We live in a world where women make up about 70 – 80% of consumer purchases. Nielson’s “Women of Tomorrow” study conducted in 2011 polled 6500 women in 21 countries throughout the world to find out what factors affected women’s buying decisions. Here are some takeaways to help marketers effectively reach out to the world’s most important consumer.
Women’s roles are changing in the consumer world. Women, especially those in the developed countries, are responsible for buying decisions that affect their whole family and increasingly they are buying products and services that go beyond traditional purchases like food, clothes and beauty products. In fact, more women are responsible for home, auto and financial purchases too.
Marketers need to find ways to reach women more effectively, and that begins with understanding the behaviours that motivate women to act. The Women of Tomorrow study conducted by Nielson, an organization that studies consumer behaviour worldwide, found that 90% of women believe their role is changing for the better and as a result women have more buying power than ever; not just for themselves but for their families too.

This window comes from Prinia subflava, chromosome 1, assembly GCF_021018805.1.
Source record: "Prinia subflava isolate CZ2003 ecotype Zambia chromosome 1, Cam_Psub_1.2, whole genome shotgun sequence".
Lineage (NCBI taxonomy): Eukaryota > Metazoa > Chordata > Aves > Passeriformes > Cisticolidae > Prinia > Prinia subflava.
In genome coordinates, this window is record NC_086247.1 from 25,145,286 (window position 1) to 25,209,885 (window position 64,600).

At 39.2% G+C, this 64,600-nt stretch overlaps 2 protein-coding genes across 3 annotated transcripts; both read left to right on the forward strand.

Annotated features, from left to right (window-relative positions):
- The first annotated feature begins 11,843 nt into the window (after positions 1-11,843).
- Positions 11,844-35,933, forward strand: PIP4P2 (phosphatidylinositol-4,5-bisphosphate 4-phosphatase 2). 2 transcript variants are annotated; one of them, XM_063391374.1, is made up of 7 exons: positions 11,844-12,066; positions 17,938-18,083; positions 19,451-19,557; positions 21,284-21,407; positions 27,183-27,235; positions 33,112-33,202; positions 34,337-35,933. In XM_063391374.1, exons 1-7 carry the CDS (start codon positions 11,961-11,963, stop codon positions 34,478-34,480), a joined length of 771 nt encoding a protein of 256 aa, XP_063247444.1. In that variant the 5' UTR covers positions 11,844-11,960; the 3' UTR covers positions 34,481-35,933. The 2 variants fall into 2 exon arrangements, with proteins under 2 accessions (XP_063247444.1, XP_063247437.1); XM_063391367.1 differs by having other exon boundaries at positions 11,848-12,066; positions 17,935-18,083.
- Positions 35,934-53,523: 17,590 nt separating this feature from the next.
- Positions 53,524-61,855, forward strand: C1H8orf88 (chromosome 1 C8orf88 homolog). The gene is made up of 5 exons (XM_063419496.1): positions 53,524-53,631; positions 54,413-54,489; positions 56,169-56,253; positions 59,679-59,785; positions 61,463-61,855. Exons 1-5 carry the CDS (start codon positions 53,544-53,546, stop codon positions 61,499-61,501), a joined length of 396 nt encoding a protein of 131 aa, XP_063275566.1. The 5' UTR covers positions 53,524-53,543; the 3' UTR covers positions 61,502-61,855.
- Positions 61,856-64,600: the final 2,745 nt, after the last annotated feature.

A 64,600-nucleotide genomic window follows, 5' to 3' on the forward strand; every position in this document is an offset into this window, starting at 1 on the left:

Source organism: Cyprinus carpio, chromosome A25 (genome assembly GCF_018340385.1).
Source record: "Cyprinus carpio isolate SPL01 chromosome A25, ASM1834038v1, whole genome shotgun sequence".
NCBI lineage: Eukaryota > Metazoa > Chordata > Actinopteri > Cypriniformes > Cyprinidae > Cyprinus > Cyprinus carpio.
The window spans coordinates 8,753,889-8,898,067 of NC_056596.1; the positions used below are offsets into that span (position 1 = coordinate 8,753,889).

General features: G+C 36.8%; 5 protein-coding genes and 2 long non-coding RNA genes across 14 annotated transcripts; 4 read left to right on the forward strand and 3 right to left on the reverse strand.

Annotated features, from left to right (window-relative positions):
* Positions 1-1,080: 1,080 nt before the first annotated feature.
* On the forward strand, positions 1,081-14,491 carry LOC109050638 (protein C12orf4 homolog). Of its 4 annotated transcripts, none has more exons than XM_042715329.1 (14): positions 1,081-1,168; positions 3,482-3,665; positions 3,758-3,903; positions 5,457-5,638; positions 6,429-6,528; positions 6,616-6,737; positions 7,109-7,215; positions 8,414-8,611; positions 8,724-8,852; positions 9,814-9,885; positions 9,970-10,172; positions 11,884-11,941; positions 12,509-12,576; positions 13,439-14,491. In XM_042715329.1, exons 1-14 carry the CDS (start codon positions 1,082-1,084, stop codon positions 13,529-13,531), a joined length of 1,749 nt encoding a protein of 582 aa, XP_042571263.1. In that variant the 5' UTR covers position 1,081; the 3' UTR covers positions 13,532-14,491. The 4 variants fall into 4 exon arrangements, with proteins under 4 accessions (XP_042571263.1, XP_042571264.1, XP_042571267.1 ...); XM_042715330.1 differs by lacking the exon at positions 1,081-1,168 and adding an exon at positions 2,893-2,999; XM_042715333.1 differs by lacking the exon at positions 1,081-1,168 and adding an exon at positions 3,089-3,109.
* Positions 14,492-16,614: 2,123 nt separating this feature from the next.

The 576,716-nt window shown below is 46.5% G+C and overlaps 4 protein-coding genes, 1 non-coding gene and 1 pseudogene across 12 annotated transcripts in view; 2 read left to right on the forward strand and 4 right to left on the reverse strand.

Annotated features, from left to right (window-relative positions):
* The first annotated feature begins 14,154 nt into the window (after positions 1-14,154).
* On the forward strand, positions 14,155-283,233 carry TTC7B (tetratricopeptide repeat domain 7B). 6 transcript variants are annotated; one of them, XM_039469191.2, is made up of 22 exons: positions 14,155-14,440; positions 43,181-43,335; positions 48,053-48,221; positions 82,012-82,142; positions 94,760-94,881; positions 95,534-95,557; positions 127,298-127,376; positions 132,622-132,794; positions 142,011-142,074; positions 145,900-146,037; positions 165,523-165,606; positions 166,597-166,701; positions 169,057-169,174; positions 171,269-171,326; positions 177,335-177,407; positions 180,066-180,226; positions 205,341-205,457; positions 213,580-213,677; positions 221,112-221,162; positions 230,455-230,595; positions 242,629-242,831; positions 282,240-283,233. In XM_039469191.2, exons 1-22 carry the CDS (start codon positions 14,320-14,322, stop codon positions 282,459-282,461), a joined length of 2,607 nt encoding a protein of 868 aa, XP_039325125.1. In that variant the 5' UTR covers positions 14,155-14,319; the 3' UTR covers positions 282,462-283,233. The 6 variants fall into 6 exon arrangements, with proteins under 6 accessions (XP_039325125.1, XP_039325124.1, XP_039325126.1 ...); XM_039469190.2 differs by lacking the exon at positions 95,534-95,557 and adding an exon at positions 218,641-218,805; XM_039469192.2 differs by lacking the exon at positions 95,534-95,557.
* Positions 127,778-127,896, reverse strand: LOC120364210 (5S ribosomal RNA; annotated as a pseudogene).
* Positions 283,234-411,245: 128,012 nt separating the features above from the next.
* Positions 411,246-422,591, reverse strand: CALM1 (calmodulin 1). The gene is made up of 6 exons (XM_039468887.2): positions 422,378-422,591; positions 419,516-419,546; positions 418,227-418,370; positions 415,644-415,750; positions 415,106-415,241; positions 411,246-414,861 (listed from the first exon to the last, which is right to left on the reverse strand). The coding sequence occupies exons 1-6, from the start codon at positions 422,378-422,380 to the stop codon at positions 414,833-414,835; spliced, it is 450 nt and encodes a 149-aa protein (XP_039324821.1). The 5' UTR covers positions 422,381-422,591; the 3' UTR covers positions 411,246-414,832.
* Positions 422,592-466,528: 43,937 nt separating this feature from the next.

Here are three important takeaways from Nielson’s study that will help marketers determine strategies that capture the interest of the world’s most important consumer: women.
Women want products and services that make their lives easier.
Today’s women juggles several roles as a caregiver, wife and professional. As a result, women are feeling more stressed and pressed for time. Nielson’s study found that women in their 30s are the most stressed when compared to their mothers and grandmothers because their household income has not yet reached it’s full potential. Businesses can be more effective by tailoring their message to identify with different generations of women.
Most women rely on word of mouth, tv and print marketing.
Referrals from friends and family remain the biggest driver of consumer decisions, but television, internet, newspaper and direct mail are also huge influencers of women’s buying decisions (developed countries). Less than 20% of these women rely on ads found in social media, video, web and mobile.
Brand loyalty depends on quality not cost.
In both developed and emerging markets, women value quality of products and services over other factors including price, efficacy, innovation and familiarity. Price is certainly an important factor in women’s consumer habits, but it failed to make the top three criteria for brand loyalty.
Engaging with Female Consumers
A Nielson.com newswire article offered these 5 strategies to businesses seeking to better engage with female consumers:
Invest in her tomorrow.
Ease her worry.
Giver her back time.
Earn her trust.
Connect to the bigger picture.
How is your business engaging women? Tell us what you think in the comments below.